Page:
Felix Kongyuy, a long-time program designer and organizer with at-risk and marginalized youth in Whalley began laying out the practicalities of Proudly Surrey’s signature policy, city-wide barrier-free youth activities. “Every September, when young people return to school, they don’t just encounter the formal curriculum of our school system.
They confront a hidden curriculum that tells them who is destined for success and who is not. In my work, I try to undo the effects of that hidden curriculum that separates students by class, income and parental employment,” stated Kongyuy.
“Surrey, as the municipality with the largest number and proportion of children and youth in Metro Vancouver, has the most comprehensive, robust and diverse program of extra-curricular sports taking place in our parks,” Kongyuy explained, “But even though these parks belong to all of us equally, they are not enjoyed equally.
Some parents can afford the uniform, equipment and travel costs to enroll their kids in sports. And some cannot. Some families have a stay-at-home parent or a parent with flexible work hours who can take time off to volunteer with team sports and attend games. And some do not. Some families have a second or third vehicle and an available daytime driver. And some do not.”
“While we appreciate Tom Gill and Surrey First suddenly adopting our policy of ending community centre facility (but not program) fees after nine years of inaction in office, we want to remind him that there are a bunch of other youth programming ideas, he and his slate need to hurry up and adopt,” stated Stuart Parker, one of Kongyuy’s three council running-mates.
“To keep our kids out of gangs,” he continued, “to ensure true equality of opportunity, to get the best and brightest competing for Surrey and to give all of our children and youth equal access to public facilities, we will begin municipal busing for team sports and begin regulating team sports in our parks to ensure that every team provides free uniforms and equipment, subsidized equally, per-capita by our city budget.
We had a budget surplus in the hundreds of millions of dollars last year. The cost of zero-barrier sports teams is a drop in the bucket.”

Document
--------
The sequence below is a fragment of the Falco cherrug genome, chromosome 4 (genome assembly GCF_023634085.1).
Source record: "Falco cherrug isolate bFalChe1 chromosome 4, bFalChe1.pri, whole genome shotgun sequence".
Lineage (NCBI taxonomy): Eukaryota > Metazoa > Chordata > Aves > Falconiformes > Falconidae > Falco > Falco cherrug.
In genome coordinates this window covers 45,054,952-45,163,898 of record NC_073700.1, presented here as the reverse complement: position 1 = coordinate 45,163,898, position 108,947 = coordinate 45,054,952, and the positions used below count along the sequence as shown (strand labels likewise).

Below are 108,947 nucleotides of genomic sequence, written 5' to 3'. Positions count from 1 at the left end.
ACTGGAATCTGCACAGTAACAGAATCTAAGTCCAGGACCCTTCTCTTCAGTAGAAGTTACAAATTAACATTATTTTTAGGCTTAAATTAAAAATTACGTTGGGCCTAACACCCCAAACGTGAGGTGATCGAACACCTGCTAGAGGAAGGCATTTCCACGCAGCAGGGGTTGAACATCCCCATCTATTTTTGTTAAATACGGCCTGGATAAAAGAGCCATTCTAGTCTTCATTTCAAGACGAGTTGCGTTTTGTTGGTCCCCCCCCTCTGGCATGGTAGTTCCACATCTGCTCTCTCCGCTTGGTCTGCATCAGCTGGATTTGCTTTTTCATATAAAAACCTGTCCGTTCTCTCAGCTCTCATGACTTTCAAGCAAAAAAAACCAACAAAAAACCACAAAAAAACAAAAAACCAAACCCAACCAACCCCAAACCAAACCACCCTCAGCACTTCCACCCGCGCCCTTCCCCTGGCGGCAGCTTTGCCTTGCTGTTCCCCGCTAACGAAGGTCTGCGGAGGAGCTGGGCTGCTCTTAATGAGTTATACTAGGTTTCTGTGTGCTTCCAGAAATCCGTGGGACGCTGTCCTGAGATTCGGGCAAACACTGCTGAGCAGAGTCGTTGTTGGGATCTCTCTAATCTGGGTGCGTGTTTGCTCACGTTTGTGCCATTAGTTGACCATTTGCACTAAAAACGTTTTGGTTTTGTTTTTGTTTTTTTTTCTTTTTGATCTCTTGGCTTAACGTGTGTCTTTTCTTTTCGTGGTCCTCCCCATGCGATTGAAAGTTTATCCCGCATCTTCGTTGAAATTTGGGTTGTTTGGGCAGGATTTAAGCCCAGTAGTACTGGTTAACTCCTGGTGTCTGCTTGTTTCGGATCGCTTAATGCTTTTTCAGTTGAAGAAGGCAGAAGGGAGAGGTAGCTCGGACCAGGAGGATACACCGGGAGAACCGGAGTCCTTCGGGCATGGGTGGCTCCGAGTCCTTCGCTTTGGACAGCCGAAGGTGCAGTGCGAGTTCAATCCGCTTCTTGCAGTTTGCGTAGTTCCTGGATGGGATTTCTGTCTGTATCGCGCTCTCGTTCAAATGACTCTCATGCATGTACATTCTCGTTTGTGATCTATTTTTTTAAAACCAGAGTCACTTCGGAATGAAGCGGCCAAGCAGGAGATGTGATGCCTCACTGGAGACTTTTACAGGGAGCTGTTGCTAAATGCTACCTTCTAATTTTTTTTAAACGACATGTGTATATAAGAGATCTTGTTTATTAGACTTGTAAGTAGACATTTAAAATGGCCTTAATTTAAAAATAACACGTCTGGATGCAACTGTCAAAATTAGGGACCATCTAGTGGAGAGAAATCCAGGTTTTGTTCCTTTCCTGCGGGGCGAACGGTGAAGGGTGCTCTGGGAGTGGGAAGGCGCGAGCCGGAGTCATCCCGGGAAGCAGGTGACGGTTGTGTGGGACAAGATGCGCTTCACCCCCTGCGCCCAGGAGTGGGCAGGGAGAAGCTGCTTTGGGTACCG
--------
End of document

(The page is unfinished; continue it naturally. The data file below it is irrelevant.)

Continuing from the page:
To implement this policy, the city and school board would need to mutually invest in a larger dedicated bus fleet, to supplement the small school bus fleet the board currently owns.
“This is an example of a policy that requires close council-school board cooperation,” explained Dean McGee, co-founder of Proudly Surrey and School Trustee candidate. “We need to make sure the same policies go for school field use as for city park use when it comes to extra-mural teams so that we are working hand-in-hand to enact the same policy. We need lend the city some buses and, in exchange, we get to share the capital costs of expanding our fleet with City Council.”
The expanded school bus fleet would be supplemented with Translink vouchers for children and youth able to reach practices, games and other programmed activities through existing public bus and rapid transit routes, until such time as an agreement can be reached to exit the Greater Vancouver Transportation Authority and establish an integrated bus system south of the Fraser.
Parker, co-author of the policy, remarked that this program is closest to his heart of all Proudly Surrey policies.
“This is a vision that my uncle Harry Jerome, BC’s Athlete of the Century (1871-1971) always dreamed of. He lifted himself out of poverty, abuse and racial discrimination through amateur sports.
The idea that every young person, irrespective of wealth, income, race or class, could participate as an equal on a baseball diamond, soccer field or on a track like him was something he strove for his whole life of public service, as a founding administrator of Canada’s Ministry of Sport and creator of BC’s Premier Sports Award. He would be seventy-eight years old this month. I wish he could be here to see the first election where people could vote on his vision.”